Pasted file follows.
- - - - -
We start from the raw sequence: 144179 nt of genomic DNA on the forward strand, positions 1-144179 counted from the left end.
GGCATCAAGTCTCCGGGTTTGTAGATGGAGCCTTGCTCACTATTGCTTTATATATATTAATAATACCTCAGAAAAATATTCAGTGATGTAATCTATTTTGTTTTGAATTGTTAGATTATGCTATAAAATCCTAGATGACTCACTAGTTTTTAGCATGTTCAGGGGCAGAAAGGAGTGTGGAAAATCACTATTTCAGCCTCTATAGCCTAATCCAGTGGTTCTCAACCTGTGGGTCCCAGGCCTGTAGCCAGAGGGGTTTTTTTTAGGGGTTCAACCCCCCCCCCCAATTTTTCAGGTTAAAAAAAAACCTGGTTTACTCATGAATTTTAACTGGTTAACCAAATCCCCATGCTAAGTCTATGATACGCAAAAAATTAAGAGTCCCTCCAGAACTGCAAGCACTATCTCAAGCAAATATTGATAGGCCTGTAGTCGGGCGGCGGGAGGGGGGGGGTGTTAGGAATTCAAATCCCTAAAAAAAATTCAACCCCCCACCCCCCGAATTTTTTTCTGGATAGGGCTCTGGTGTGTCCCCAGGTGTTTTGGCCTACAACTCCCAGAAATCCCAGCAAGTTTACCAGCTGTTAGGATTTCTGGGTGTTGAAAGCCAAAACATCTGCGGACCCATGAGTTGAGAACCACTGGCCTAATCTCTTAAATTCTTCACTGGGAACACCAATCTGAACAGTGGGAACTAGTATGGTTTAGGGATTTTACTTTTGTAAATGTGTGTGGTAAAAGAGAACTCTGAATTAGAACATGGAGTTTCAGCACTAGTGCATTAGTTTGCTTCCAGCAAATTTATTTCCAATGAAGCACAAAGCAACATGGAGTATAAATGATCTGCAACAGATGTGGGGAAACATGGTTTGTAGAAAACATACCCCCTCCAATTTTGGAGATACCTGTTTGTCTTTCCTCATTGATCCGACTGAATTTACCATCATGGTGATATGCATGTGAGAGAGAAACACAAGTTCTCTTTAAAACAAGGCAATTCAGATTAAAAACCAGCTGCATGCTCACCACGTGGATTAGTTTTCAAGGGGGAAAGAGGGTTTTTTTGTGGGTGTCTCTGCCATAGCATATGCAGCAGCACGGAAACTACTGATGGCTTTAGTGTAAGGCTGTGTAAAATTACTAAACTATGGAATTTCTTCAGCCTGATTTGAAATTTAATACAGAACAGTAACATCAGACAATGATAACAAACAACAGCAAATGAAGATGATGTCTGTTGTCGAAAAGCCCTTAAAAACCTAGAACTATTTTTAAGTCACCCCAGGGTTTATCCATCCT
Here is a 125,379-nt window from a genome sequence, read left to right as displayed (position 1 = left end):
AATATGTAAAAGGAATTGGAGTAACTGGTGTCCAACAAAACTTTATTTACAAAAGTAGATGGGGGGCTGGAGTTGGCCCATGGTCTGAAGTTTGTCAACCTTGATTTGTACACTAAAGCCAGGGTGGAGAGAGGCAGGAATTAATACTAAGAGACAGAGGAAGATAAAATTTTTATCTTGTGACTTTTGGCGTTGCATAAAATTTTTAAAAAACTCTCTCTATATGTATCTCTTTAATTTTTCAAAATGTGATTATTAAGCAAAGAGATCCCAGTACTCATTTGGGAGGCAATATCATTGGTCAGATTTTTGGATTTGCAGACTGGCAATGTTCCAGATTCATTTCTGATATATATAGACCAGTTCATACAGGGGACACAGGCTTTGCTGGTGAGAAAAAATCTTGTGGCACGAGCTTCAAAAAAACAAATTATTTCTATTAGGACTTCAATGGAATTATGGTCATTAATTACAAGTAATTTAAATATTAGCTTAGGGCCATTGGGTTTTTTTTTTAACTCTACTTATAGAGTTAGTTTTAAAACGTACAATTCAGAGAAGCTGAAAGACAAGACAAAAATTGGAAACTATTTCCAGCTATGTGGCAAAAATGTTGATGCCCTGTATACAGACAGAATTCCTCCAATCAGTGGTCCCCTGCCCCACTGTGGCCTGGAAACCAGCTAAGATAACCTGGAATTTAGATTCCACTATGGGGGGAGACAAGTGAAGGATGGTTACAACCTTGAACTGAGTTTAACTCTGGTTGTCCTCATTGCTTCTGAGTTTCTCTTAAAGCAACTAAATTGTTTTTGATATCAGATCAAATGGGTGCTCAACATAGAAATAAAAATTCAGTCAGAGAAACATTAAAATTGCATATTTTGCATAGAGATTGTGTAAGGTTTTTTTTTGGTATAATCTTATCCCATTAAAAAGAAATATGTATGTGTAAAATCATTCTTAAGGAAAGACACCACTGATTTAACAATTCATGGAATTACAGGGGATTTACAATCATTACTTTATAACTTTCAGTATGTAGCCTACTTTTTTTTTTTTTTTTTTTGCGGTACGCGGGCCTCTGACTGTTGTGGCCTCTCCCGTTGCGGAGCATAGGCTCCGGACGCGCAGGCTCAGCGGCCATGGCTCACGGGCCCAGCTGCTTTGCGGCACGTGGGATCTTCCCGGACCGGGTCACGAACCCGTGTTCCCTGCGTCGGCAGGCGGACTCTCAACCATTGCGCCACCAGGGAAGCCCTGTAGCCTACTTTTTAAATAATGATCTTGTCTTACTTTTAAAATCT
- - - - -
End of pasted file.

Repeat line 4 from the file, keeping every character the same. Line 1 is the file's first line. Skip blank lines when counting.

AATATGTAAAAGGAATTGGAGTAACTGGTGTCCAACAAAACTTTATTTACAAAAGTAGATGGGGGGCTGGAGTTGGCCCATGGTCTGAAGTTTGTCAACCTTGATTTGTACACTAAAGCCAGGGTGGAGAGAGGCAGGAATTAATACTAAGAGACAGAGGAAGATAAAATTTTTATCTTGTGACTTTTGGCGTTGCATAAAATTTTTAAAAAACTCTCTCTATATGTATCTCTTTAATTTTTCAAAATGTGATTATTAAGCAAAGAGATCCCAGTACTCATTTGGGAGGCAATATCATTGGTCAGATTTTTGGATTTGCAGACTGGCAATGTTCCAGATTCATTTCTGATATATATAGACCAGTTCATACAGGGGACACAGGCTTTGCTGGTGAGAAAAAATCTTGTGGCACGAGCTTCAAAAAAACAAATTATTTCTATTAGGACTTCAATGGAATTATGGTCATTAATTACAAGTAATTTAAATATTAGCTTAGGGCCATTGGGTTTTTTTTTTAACTCTACTTATAGAGTTAGTTTTAAAACGTACAATTCAGAGAAGCTGAAAGACAAGACAAAAATTGGAAACTATTTCCAGCTATGTGGCAAAAATGTTGATGCCCTGTATACAGACAGAATTCCTCCAATCAGTGGTCCCCTGCCCCACTGTGGCCTGGAAACCAGCTAAGATAACCTGGAATTTAGATTCCACTATGGGGGGAGACAAGTGAAGGATGGTTACAACCTTGAACTGAGTTTAACTCTGGTTGTCCTCATTGCTTCTGAGTTTCTCTTAAAGCAACTAAATTGTTTTTGATATCAGATCAAATGGGTGCTCAACATAGAAATAAAAATTCAGTCAGAGAAACATTAAAATTGCATATTTTGCATAGAGATTGTGTAAGGTTTTTTTTTGGTATAATCTTATCCCATTAAAAAGAAATATGTATGTGTAAAATCATTCTTAAGGAAAGACACCACTGATTTAACAATTCATGGAATTACAGGGGATTTACAATCATTACTTTATAACTTTCAGTATGTAGCCTACTTTTTTTTTTTTTTTTTTTGCGGTACGCGGGCCTCTGACTGTTGTGGCCTCTCCCGTTGCGGAGCATAGGCTCCGGACGCGCAGGCTCAGCGGCCATGGCTCACGGGCCCAGCTGCTTTGCGGCACGTGGGATCTTCCCGGACCGGGTCACGAACCCGTGTTCCCTGCGTCGGCAGGCGGACTCTCAACCATTGCGCCACCAGGGAAGCCCTGTAGCCTACTTTTTAAATAATGATCTTGTCTTACTTTTAAAATCT